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    Gavekal Dragonomics

    Why India Will Never Be China

    Drawing a comparison between Asia’s two giants is tempting, but differences outnumber similarities. Despite the appeal of China’s economic model, there is little chance that Asia’s oldest democracy will follow in Beijing’s footsteps.

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    Gavekal Research

    Our 2017 Holiday Reading List

    History, far from being over, looms large in this year’s Gavekal holiday reading list. From failing empires in the Middle East to Europe’s ceaseless struggle for dominance and Asia’s inability to bury ghosts, our writers consider how the past is shaping our future. As befits a research firm, we have lots of economics with a tour of the stagnation debate and an assessment of the threats and benefits offered by artificial intelligence. We consider...

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    Gavekal Research

    What the US Yield Curve Really Says

    Since 1968, the US economy has suffered seven recessions, each preceded by an inversion of the yield curve. It thus makes sense to ask if such an upending of the link between time and interest is necessary for a recession to occur. A follow-on question might be whether a recession cannot happen so long as the yield curve shape is “normal”. With the US yield curve flattening by the day Charles seeks to answer these questions.

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    Gavekal Research

    Asia’s Triple Merit Scenario Lives

    Last week, the Bank of Korea raised its benchmark interest rate for the first time in six years and other Asian central banks seem likely to follow suit. This is not especially surprising given the ongoing global expansion and tightening moves by the Federal Reserve, which have narrowed short-rate differentials for Asian currencies. The worry, as elucidated by Anatole last week, is that such an expansionary scenario threatens the delicate “not...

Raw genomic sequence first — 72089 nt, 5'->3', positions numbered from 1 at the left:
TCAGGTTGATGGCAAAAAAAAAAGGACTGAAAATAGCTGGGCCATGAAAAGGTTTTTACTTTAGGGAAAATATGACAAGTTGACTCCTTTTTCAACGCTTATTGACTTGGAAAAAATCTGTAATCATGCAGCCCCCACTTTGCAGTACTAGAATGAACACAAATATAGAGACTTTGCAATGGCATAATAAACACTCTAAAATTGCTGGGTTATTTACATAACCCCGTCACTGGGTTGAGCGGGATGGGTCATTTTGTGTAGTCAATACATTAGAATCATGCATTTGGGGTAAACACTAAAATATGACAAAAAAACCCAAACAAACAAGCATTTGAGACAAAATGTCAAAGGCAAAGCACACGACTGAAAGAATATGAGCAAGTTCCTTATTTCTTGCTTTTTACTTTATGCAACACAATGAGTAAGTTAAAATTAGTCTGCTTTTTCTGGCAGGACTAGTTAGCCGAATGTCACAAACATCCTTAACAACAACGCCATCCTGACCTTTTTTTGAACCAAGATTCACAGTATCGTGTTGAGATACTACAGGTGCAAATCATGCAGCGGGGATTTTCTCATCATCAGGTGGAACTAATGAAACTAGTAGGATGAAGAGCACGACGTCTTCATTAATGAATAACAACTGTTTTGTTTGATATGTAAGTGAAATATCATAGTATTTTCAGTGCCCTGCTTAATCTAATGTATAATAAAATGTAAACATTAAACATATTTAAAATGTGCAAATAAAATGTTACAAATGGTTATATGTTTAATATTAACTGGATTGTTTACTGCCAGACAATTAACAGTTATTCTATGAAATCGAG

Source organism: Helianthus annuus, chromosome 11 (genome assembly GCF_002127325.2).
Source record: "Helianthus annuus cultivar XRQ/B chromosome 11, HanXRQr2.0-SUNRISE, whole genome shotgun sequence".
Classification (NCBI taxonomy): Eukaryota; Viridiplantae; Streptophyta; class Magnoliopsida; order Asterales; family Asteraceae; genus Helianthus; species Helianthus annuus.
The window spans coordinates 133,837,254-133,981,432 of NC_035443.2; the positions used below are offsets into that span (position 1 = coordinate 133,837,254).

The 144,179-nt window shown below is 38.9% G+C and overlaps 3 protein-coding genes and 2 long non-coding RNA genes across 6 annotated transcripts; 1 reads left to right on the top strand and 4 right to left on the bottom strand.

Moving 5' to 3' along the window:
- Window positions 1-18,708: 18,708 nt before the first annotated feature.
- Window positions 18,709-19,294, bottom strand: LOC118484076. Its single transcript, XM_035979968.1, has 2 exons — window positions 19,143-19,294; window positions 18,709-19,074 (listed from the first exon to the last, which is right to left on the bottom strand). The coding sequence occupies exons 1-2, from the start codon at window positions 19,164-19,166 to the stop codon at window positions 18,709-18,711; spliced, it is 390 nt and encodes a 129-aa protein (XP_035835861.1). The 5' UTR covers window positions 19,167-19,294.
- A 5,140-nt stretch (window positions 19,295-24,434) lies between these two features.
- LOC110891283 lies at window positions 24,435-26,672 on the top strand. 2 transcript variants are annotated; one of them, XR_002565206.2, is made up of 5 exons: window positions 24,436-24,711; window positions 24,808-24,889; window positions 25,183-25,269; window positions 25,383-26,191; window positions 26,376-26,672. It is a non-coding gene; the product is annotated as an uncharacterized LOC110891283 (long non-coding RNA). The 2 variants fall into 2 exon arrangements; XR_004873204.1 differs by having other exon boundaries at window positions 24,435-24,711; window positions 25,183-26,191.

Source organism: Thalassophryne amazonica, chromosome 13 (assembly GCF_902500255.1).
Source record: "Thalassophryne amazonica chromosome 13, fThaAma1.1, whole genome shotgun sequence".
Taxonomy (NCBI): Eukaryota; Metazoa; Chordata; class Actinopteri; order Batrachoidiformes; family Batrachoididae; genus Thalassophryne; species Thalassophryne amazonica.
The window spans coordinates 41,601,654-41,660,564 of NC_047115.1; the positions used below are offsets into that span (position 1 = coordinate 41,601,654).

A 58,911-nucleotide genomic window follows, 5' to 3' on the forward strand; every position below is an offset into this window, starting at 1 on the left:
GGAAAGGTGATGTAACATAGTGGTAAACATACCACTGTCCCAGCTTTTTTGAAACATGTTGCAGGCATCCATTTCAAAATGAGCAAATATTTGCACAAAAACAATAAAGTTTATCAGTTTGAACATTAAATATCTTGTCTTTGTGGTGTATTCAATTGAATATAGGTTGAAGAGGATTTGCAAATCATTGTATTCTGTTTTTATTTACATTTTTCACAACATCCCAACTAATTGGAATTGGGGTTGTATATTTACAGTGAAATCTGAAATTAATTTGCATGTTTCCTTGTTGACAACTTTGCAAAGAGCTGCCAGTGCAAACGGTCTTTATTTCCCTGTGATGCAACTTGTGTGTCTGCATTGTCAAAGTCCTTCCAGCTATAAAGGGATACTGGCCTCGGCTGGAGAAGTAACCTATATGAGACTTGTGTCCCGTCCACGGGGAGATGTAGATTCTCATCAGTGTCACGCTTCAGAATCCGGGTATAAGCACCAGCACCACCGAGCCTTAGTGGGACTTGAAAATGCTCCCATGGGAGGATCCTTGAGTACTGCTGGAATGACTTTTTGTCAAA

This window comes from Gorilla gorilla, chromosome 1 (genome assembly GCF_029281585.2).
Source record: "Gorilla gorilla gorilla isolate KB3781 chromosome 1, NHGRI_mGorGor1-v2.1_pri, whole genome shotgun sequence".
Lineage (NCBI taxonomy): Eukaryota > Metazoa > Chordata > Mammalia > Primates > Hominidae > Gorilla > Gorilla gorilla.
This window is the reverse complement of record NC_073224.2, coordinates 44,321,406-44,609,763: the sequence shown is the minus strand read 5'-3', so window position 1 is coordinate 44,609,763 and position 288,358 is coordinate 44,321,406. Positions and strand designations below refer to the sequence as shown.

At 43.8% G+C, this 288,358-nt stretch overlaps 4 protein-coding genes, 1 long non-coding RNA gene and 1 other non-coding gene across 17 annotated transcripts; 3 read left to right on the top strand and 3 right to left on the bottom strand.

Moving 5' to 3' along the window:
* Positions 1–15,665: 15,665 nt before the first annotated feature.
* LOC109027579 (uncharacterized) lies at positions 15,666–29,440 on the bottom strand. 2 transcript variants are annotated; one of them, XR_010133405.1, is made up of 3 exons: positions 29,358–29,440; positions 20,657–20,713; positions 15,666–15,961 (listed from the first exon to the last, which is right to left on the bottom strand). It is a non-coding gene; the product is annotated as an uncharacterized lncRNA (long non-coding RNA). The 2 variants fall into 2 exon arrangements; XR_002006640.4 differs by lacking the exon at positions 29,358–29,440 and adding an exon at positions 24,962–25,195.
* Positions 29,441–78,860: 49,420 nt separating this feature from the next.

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    Gavekal Research

    Strategy Monthly: The Long Cycle Continues

    As equity markets everywhere continue to trade higher, money managers are getting increasingly nervous about how long the rally can last. In December’s Strategy Monthly, Anatole argues that we are still only half-way through a secular bull market that can last through the end of the decade. With further US rate hikes on the cards, barring any nasty surprises non-US markets are likely to outperform going forward. The only fly in the ointment is...

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    Gavekal Research

    From A Ferrari To A Jeep

    When I turned 70 (I am still struggling with the fact that I now have a “7” handle), the Gavekal partners had the good idea of bringing into the firm some very bright “quants” and giving them a simple mandate: quantify and qualify the various investment rules that I have been using for decades (somewhat sporadically, and often with biases that I myself sometimes struggled to acknowledge).